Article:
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Gearing Up

As I continue to gear up for my comeback at the tables, I found myself watching a couple poker videos yesterday . Great players really make the game seem so easy at times, don't they? When I take a seat at the $100 NLHE tables in full force tomorrow evening, I hope that I've picked up enough pointers to score a winning session.

I'm also hoping that buying-in for 100 BBs makes a difference in my table image. I'm not sure how badly my image suffered when I bought in for 50 BB. I do know that I was having a hell of time pushing my opponents off their hands with my frequent c-bets. I've started to wonder if the implied threat of playing a big pot was lost on my opponents when I only had 35-40 BB behind after making a continuation bet?

I'm also interested to see how I handle setting up favourable stack-to-pot ratios with effective stacks of more than 50 BBs. It can be a tricky proposition and quite difficult to do well when playing against tighter opponents not willing to call large pre-flop bets without near-nut holdings. I guess I'll need to limp, min-raise, and limp-reraise a lot of hands. Is it just me or did I just feel a collective shudder from my solid, poker-playing readers?

I think I've got to remember that I play poker to have fun. Sure, it can make me a lot of money. But if I don't enjoy doing it, it becomes a second job. And it's hard to keep up with a second job if it's costing you money night after night as occurs during long-stretches of break-even or losing sessions.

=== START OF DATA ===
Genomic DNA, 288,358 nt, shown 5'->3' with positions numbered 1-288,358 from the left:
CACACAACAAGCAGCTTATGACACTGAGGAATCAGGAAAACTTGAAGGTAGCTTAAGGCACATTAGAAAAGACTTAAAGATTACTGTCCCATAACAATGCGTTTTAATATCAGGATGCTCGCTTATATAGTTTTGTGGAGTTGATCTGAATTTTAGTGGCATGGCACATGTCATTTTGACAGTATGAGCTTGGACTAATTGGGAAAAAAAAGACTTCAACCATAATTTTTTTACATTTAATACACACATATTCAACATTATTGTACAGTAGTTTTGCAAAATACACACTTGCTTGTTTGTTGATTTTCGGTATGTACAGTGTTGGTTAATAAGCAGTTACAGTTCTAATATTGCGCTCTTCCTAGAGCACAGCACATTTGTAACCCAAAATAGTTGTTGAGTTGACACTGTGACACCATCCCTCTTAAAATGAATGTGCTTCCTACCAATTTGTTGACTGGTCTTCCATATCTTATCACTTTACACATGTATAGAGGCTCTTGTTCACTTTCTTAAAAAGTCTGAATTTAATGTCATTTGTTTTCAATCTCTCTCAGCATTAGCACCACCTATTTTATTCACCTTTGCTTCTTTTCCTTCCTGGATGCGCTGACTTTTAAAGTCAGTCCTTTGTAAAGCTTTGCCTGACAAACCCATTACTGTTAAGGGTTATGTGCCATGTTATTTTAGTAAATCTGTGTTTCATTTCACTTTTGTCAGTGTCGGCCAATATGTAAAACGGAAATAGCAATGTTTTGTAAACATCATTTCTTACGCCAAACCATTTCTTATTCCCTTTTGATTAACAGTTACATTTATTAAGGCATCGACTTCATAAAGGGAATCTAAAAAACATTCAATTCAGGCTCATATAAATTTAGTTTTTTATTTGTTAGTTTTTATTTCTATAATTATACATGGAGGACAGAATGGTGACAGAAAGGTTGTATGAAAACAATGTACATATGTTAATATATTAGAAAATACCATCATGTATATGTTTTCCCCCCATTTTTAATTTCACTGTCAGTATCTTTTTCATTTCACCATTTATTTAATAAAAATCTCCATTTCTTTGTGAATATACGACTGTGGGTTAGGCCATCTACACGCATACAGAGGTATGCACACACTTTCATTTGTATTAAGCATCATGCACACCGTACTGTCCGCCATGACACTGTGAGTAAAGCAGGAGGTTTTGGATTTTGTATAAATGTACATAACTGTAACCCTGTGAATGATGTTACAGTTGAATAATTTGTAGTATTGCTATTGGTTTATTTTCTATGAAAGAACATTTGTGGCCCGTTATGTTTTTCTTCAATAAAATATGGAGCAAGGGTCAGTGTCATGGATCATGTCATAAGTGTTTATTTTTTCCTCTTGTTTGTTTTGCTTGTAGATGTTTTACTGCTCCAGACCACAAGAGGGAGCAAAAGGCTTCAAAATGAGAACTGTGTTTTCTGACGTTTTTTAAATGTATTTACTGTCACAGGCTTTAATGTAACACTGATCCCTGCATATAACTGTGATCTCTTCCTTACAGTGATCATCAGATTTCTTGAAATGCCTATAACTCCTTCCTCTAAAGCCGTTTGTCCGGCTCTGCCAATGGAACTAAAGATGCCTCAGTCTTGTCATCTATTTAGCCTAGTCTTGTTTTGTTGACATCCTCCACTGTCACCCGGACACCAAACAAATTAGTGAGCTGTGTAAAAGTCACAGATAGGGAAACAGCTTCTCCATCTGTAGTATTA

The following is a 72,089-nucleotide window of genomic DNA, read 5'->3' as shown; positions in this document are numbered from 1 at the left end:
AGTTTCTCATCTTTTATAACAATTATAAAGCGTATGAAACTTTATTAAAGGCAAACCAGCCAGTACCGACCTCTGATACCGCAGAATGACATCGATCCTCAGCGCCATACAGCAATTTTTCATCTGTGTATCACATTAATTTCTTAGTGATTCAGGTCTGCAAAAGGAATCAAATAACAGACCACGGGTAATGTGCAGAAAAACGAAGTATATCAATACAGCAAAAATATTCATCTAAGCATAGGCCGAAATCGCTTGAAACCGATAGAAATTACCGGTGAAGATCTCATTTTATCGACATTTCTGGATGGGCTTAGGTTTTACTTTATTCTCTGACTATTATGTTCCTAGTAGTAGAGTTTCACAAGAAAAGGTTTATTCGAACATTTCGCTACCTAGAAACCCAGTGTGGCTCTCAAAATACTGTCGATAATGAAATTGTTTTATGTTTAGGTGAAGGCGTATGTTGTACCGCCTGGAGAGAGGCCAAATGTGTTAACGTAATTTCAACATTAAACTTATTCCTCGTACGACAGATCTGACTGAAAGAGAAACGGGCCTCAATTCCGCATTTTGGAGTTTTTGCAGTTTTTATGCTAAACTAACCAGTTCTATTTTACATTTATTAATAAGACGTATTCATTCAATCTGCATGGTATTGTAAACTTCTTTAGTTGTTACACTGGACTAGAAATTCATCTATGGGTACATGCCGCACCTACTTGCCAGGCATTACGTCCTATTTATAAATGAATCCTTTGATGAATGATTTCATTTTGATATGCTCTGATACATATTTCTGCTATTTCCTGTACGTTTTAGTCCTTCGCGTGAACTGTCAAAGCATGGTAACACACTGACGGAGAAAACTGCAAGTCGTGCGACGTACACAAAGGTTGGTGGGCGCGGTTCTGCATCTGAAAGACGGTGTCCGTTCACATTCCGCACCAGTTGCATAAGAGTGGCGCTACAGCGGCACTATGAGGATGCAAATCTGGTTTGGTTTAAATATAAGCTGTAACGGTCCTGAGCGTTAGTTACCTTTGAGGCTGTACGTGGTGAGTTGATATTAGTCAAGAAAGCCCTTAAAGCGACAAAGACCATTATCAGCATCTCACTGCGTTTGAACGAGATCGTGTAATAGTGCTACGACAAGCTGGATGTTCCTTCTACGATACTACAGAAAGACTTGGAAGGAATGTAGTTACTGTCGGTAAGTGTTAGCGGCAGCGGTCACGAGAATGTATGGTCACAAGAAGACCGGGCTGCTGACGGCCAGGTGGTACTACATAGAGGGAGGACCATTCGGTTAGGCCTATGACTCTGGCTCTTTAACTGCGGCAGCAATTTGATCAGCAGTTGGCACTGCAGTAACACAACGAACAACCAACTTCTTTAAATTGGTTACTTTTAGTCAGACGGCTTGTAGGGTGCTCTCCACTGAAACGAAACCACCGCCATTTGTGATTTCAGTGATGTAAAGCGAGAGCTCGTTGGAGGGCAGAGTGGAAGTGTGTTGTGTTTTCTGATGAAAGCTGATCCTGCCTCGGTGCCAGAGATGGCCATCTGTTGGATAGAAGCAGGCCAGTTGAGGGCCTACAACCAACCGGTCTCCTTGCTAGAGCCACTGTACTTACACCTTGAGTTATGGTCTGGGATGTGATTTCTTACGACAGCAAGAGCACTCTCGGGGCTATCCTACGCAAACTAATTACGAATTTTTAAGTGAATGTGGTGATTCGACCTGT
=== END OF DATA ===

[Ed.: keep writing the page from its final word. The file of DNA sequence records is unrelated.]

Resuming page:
I've got some more videos to watch before I hit the tables tomorrow night. And I'll probably hit up my Xbox 360 for some R & R tonight.

Oh! Speaking of my Xbox 360: anyone interested in purchasing my mint-condition copy of BioShock can make a bid here.

For those of you who don't like video games, why not sign-up for rakeback at your favourite sites at RakeTheRake? You need the money, I need the money - we're looking at a true win/win situation here!

Have a good one!

2 comments:

SimpleStyle said...

"I've started to wonder if the implied threat of playing a big pot was lost on my opponents when I only had 35-40 BB behind after making a continuation bet?"

Having a smaller stack is definitely a big disadvantage against a solid player. Players are always looking at your stack size when they consider the pots they want to play with you. If I'm drawing and you don't have much of a stack to pay me off with I'm less likely to play my draw. On the other hand, if I have a weak hand like TP and you're a small stack making big bets, I'm more likely to lay down my holdings because I see that you're really interested in getting your stack in. Basically, it's a lot easier to tell when a small stack wants to play a big (to them) pot than it is to tell when a regular stack wants to play a big pot.

"I'm also interested to see how I handle setting up favourable stack-to-pot ratios with effective stacks of more than 50 BBs."

Why are you playing this sort of game with only 50 BBs? If you're looking to get your money in when you have the best of it, why not get more money in? This couples with my point above. You're more likely to get paid off when your opponents aren't able to gauge your interest in a hand. And if they make a mistake, it's costing them more when you have a bigger stack.

"Is it just me or did I just feel a collective shudder from my solid, poker-playing readers?"

I definitely shuddered. I haven't played much 100NL (currently at 50NL, so I'll be there soon) but I can't imagine that the game changes that drastically only one level up.